You never want to leave a vendor in the lurch, but sometimes it can't be avoided.
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After the time you spent researching different wedding vendors, discussing the details you've envisioned for your big day, negotiating contracts, and working together to bring your ideas to life, the thought of potentially walking away from your pro and starting over with someone new sounds daunting to say the least. But, unfortunately, this is something avoidable. Whether you're having an extremely difficult time communicating, feel the work doesn't reflect what was agreed upon, or the vendor is failing to deliver at all, calling it quits with a bad vendor early on can save you a lot of heartache down the road. Here, industry insiders share the red flags they see as signs it's time to move on.

One thing to note: If you find yourself in any of the below situations after the contracts have been signed, be sure to send a formal email with a follow-up phone call or voicemail about the problems you're noticing. You'll need a paper trail that documents the terms of the contract that your vendor is unable or unwilling to fulfill in order to not be in breach of contract yourself. If your vendor is on the same page, ask for a notice of cancelation of the contract to cover your bases.

You have to chase them down, especially during the inquiry and contract phase.

Especially during a busy wedding season, it's unrealistic to expect your vendors to be available at all hours of the day. But if you have to chase them down in order to get their business in the first place, they're probably not the pro for you. "If you or your client have had to send a follow-up message, phone call, and/or text to follow up your initial inquiry, or else questions about a quote or proposal have gone unanswered for longer than 48 hours, then leave them," says Lindsay Parrott Masiewicz, owner of P3 P3 Events. "You shouldn't be chasing a vendor to give them money. If they can't pull it together to receive payment, they won't be useful for anything else."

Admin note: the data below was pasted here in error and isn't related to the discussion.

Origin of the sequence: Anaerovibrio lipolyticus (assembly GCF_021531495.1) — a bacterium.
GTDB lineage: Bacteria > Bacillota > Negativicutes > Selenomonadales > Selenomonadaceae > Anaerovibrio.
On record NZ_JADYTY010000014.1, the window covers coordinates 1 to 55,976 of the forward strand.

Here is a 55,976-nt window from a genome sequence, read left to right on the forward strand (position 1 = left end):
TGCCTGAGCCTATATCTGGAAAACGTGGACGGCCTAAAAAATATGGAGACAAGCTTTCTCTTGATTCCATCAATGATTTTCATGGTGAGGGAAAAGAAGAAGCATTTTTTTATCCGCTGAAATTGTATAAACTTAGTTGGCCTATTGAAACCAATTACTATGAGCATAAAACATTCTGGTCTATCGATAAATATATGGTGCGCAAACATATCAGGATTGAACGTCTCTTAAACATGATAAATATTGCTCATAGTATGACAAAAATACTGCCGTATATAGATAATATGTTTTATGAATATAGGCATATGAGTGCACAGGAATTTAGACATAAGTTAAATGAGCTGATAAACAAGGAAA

They seem uninterested in your wedding or ideas.

Once a prospective vendor follows up on your initial inquiry, they should be interested to know more about the wedding you're envisioning and who you two are as a couple. If they're not interested in the finer details, Amy Kolodziej, owner of Sunshower Photography, says they're probably not the right fit for you. "If they don't seem interested in learning more about you before taking your money, that is a major red flag. Building a vendor team is as much about building relationships and you want to be surrounded by people that care about making your wedding day a success, not just collecting a paycheck," she says.

They have a huge ego.

Wedding vendors are professionals in their given fields, and while there's absolutely nothing wrong with someone who knows their value and what they'll bring to the table on the big day, you don't want to contract someone with a chip on their shoulder. "A huge red flag is ego. On a wedding day, ego is never warranted," says Mary Angelini, a destination wedding filmmaker at Key Moment Films. "There are so many moving parts, being a team player on the wedding day is a must. There are a few signs that a vendor may be difficult to work with. We had a couple cancel their photographer after he told them he couldn't work with *any* videographer. The couple wanted a photographer and videographer who worked well together and he was not the right fit for them."

You're required to give a full payment upfront.

"Nothing says a business is struggling like giving a discount for payment in full up-front," says Shannon Tarrant, founder of Wedding Venue Map. "The wedding industry standard is a deposit and final payment closer to the event." If they're asking for you to pay the balance months ahead of the wedding, this pro advises that you should be wary of signing on the dotted line.

They don't have an online presence.

Sure, not everyone is a social media maven, but it's important that any vendors you're considering have some form of online presence, whether it be Instagram and Facebook accounts, a website with an updated portfolio, or reviews from former clients. In an ideal world, the vendors you're considering will have all three. "An online presence is an extremely important part of a business' legitimacy. It is one of the first things that couples look for so it's also a pretty big red flag if a vendor does not have content online," says Leah Weinberg, owner and creative director of Color Pop Events. And while beautiful images on their feed are great, really dig into the contracts, too. "Most importantly, if something seems too good to be true, take pause. If you receive pricing from a vendor that is drastically lower than other vendors in the same category, take time to consider why that's possible for the company," she adds.


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